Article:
One of the best things that ever happened to Bill Gross was a horrific car crash. That sounds crazy, but you’ll soon see why. As he slowly recovered in a hospital bed, the 22-year-old Gross read a book cover to cover. That book wound up changing his life, putting him on the path of legendary investment success that followed.

Fast forward to today; after 47 years of managing money, Bill Gross retired last week at age 74. He will be remembered as a market legend, and arguably the greatest bond investor of all time. While Gross had a rough four years after leaving Pacific Investment Management Company (PIMCO), the bond juggernaut he co-founded in 1971, the final short chapter doesn’t take away from four-plus decades of brilliance.

For more than 40 years, Gross was more than just the head trader and co-founder of PIMCO. He was also the face and voice of the outfit, which meant his opinions often had a huge impact on the multi-trillion-dollar bond market.

PIMCO was so dominant in its heyday, Gross could announce a huge new position PIMCO had taken — and the rest of the street would scramble to copy them, adding hundreds of millions worth of gains to PIMCO’s position (which they would continue to hold, as PIMCO thought “long-term” and was right more often than not).

In 2002, Fortune magazine called Gross the “philosopher-king of bonds,” combining “big-picture wisdom with day-to-day performance.” Gross was the highest paid money manager in the world at that time, personally running a bond portfolio of $350 billion (with other PIMCO managers running even more).

By 2002, Gross had already amassed a track record of over three decades of outperformance, crushing his bond market benchmarks with only three losing years. Sometimes a magazine cover is a money manager’s curse, marking the peak of their performance. But seven years after the 2002 Fortune piece, Morningstar named Gross “fixed income manager of the decade” for the years 2000-2009.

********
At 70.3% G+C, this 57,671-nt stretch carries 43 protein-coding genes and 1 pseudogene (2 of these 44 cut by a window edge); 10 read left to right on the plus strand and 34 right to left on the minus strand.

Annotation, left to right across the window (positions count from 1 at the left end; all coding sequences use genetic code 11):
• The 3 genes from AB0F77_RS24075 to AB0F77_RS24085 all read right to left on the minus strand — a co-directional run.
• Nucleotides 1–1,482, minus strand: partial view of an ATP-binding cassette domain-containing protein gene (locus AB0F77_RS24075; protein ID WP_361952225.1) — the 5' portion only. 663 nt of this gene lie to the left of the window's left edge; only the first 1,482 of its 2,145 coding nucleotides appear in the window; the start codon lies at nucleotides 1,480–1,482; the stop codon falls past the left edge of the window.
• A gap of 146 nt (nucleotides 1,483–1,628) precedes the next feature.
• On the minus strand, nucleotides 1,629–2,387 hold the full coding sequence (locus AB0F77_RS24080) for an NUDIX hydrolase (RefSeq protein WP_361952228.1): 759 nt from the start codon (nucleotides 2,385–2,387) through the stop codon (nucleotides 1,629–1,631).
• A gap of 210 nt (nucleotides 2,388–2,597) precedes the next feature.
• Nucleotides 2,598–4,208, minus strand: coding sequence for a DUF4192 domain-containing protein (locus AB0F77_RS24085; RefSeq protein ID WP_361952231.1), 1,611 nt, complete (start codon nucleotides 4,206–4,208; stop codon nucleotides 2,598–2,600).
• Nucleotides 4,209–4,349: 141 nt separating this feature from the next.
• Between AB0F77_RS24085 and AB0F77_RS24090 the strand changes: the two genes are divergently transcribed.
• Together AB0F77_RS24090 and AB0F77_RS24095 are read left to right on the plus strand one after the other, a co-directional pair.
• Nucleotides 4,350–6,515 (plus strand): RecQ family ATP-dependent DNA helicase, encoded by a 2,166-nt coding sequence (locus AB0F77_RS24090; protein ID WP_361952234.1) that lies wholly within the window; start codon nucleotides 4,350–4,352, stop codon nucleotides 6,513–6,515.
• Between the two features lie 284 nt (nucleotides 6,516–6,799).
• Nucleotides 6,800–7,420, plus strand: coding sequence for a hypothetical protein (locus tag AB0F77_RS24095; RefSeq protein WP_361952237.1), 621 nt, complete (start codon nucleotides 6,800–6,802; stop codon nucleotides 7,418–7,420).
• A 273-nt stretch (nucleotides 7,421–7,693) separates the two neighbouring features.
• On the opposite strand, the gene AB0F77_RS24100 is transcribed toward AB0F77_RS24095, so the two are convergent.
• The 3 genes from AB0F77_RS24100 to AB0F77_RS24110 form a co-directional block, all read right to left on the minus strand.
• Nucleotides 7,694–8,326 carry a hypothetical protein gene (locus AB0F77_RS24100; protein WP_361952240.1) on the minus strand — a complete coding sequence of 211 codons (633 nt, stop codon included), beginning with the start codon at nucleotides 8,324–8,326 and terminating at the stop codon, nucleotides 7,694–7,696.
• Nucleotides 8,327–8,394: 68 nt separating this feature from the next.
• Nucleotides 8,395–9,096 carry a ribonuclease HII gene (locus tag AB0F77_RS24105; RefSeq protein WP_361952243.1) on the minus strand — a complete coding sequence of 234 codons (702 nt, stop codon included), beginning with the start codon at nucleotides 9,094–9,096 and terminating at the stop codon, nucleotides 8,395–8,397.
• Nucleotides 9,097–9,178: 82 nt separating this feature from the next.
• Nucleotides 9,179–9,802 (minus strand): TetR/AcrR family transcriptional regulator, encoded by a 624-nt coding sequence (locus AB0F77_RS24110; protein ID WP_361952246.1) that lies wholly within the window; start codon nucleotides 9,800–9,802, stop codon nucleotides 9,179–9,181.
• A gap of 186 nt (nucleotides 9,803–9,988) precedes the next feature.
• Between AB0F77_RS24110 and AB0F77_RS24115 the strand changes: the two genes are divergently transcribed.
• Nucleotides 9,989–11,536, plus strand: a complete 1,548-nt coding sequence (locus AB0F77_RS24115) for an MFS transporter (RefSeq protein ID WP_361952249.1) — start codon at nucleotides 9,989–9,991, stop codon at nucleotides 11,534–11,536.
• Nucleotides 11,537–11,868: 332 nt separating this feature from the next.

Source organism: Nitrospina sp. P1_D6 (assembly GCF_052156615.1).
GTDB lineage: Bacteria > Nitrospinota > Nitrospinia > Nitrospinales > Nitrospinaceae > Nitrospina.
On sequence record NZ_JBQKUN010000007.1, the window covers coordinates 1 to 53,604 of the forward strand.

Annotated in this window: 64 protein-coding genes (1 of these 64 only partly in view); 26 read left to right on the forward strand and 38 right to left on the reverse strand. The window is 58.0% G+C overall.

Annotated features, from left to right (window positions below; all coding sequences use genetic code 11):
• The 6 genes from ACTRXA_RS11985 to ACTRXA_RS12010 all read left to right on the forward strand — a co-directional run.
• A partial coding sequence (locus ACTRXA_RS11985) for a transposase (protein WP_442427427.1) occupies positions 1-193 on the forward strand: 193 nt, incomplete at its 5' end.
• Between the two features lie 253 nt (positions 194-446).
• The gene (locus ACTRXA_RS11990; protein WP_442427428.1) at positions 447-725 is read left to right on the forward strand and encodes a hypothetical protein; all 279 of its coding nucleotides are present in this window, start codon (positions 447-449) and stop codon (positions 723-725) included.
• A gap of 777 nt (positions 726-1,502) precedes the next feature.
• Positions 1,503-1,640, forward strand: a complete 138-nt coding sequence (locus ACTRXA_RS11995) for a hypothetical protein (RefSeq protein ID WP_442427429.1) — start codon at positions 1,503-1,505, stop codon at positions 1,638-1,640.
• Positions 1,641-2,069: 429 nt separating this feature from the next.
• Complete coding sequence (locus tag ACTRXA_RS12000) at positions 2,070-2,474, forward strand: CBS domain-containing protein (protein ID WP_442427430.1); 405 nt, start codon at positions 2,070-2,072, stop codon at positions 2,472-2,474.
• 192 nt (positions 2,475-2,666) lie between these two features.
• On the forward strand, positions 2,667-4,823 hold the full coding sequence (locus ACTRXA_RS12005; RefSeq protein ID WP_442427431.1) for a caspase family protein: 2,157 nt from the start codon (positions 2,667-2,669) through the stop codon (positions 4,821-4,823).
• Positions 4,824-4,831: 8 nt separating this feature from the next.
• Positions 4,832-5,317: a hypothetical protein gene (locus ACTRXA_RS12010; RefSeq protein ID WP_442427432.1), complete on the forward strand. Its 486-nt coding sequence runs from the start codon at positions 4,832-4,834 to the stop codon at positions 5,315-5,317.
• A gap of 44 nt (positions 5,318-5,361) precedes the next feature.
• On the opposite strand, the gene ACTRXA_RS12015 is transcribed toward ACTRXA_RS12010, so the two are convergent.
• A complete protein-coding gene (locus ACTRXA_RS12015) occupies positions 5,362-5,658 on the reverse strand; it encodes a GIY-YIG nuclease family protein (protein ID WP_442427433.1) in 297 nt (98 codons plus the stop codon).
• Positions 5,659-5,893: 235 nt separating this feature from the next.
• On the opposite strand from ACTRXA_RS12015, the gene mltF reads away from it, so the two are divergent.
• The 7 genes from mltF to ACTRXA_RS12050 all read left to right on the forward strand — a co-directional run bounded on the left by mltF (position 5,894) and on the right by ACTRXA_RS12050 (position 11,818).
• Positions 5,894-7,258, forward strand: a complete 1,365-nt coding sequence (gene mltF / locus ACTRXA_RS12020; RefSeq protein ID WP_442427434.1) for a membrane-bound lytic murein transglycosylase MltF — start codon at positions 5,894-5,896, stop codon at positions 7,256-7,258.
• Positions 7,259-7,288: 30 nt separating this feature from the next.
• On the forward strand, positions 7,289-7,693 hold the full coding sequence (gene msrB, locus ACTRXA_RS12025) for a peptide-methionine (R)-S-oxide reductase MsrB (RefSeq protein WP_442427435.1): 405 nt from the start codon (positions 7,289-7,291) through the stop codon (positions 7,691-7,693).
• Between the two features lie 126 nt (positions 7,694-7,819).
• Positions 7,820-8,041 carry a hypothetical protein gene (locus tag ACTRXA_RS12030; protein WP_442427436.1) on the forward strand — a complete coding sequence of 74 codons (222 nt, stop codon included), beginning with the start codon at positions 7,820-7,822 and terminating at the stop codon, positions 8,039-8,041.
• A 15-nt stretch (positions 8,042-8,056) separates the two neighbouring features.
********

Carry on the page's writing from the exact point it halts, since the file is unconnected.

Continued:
Gross was more than just a great bond trader. He essentially created the industry from scratch.

Before Bill Gross came along as a junior bond analyst, bonds weren’t for trading. They were mostly for holding. In the 1960s and earlier, it was normal practice to buy a bond and just sit on it, mailing in the coupons to collect yield payments.

But when Gross started working for Pacific Mutual, an insurer based in Newport Beach, Calif., the combination of rising inflation and a weak economy had been horrible for bond values.

Gross was convinced that, by trading the bonds with the right strategies, Pacific Mutual could generate additional returns without too much risk. PIMCO was launched in 1971 with $12 million in assets, and the instincts of a young and aggressive Bill Gross turned out to be correct. Soon the $12 million had grown to $40 million.

In the mid-1970s, when passive bond holders were struggling, Gross delivered returns in the high teens. Decades later, PIMCO had more than a trillion in assets. Gross had become a bond market “rock star” by then, in part with a colorful writing voice through monthly letters he started sending out in the 1980s. He would later advise the Treasury Department of the U.S. government in the midst of financial crisis, and his TV appearances would sometimes move markets.

As for the car crash and life-changing book: In his senior year at Duke University, a 22-year-old Bill Gross nearly died when his Nash Rambler hit an ice patch and skidded into oncoming traffic. He was thrown through the windshield and lost three-quarters of his scalp.